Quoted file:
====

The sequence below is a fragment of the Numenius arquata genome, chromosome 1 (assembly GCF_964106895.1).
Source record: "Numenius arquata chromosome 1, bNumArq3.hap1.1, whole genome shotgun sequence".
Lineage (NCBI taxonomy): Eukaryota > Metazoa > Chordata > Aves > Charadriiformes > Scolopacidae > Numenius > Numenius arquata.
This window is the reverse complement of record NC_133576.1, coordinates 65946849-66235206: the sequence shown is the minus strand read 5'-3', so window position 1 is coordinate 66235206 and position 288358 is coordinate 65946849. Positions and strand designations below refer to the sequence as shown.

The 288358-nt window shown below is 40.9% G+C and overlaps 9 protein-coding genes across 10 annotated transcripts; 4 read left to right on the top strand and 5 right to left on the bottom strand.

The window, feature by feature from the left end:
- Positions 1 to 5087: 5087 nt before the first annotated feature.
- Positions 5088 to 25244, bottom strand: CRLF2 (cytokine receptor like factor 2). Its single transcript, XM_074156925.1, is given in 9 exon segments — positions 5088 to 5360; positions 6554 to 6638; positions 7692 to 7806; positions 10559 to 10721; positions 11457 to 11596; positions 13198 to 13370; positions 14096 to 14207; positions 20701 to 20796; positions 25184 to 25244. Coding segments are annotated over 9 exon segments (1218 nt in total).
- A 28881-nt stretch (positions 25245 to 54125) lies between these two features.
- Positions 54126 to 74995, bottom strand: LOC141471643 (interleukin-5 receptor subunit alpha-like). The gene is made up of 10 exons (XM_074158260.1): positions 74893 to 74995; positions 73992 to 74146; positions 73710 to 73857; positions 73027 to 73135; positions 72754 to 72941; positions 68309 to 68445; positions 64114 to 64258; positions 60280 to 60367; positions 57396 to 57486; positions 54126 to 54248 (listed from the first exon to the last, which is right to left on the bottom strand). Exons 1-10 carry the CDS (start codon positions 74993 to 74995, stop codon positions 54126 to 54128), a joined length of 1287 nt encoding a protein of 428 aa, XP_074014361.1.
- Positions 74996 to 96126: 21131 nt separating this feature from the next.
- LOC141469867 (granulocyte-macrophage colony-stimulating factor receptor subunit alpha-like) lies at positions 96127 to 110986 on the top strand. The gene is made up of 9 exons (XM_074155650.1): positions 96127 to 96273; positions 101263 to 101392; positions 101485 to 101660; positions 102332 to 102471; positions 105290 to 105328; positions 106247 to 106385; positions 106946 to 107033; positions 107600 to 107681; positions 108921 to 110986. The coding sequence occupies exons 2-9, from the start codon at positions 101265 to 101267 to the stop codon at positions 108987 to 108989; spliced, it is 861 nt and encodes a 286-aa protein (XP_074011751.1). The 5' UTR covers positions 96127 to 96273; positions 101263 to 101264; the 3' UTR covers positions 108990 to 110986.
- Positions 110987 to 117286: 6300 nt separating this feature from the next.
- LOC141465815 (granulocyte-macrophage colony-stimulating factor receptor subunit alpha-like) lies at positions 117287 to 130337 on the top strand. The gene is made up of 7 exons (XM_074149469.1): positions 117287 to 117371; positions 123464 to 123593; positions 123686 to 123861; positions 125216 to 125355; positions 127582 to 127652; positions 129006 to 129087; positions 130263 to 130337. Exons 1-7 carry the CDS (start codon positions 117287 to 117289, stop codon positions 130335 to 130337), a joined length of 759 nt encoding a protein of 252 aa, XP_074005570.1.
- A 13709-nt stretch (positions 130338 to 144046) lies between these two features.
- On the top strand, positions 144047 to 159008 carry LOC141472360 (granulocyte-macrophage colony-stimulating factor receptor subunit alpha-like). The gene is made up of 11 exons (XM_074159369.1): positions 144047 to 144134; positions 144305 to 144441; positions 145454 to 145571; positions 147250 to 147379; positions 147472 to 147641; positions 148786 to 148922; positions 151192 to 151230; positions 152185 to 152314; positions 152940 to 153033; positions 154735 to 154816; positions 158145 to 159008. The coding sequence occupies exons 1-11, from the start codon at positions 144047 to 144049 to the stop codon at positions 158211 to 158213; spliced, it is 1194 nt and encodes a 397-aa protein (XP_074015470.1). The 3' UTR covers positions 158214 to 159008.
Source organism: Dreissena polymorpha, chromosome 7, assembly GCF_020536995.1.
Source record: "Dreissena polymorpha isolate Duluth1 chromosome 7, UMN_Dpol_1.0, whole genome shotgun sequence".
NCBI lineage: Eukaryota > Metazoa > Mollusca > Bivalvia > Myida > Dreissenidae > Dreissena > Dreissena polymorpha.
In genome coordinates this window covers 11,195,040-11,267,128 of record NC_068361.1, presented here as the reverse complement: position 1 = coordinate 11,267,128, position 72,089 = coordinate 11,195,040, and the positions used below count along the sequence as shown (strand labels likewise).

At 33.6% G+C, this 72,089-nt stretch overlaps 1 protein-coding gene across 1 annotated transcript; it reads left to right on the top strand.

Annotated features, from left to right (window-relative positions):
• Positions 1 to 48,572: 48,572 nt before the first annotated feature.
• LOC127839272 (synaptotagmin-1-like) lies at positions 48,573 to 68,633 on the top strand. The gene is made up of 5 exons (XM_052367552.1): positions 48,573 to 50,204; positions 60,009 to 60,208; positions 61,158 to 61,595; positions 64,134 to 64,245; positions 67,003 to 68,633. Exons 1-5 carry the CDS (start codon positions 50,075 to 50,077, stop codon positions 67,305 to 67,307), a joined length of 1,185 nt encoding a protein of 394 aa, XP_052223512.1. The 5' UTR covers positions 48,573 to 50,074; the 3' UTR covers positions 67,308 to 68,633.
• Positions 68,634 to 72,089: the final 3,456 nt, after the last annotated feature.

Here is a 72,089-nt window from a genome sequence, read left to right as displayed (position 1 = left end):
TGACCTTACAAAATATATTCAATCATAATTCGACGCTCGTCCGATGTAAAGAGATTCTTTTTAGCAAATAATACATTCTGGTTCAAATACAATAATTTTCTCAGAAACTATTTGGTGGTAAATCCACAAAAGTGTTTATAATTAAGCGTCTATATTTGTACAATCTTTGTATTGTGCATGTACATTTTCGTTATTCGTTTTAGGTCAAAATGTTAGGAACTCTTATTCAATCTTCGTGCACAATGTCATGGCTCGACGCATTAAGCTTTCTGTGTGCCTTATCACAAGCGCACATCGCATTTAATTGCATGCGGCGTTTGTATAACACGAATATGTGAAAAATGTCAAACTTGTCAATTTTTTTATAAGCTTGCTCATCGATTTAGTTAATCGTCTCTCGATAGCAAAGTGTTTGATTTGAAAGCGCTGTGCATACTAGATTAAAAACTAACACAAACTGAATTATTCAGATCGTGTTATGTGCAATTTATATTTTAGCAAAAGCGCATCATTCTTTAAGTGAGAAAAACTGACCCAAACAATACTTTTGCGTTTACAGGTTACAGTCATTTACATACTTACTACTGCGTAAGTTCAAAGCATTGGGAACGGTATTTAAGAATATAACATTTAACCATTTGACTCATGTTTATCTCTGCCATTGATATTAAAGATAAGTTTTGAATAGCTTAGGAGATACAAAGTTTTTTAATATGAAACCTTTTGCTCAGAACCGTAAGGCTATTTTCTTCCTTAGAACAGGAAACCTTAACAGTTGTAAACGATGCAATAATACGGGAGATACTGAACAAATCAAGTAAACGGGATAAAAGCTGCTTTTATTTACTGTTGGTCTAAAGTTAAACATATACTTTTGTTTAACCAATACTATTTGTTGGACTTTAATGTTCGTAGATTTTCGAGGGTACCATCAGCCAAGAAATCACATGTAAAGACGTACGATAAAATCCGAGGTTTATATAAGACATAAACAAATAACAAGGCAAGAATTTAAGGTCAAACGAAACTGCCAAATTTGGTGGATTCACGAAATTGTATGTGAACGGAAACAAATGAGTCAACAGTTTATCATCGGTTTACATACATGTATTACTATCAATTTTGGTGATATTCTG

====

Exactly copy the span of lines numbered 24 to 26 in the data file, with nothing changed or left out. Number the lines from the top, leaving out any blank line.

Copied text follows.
• LOC127839272 (synaptotagmin-1-like) lies at positions 48,573 to 68,633 on the top strand. The gene is made up of 5 exons (XM_052367552.1): positions 48,573 to 50,204; positions 60,009 to 60,208; positions 61,158 to 61,595; positions 64,134 to 64,245; positions 67,003 to 68,633. Exons 1-5 carry the CDS (start codon positions 50,075 to 50,077, stop codon positions 67,305 to 67,307), a joined length of 1,185 nt encoding a protein of 394 aa, XP_052223512.1. The 5' UTR covers positions 48,573 to 50,074; the 3' UTR covers positions 67,308 to 68,633.
• Positions 68,634 to 72,089: the final 3,456 nt, after the last annotated feature.

Here is a 72,089-nt window from a genome sequence, read left to right as displayed (position 1 = left end):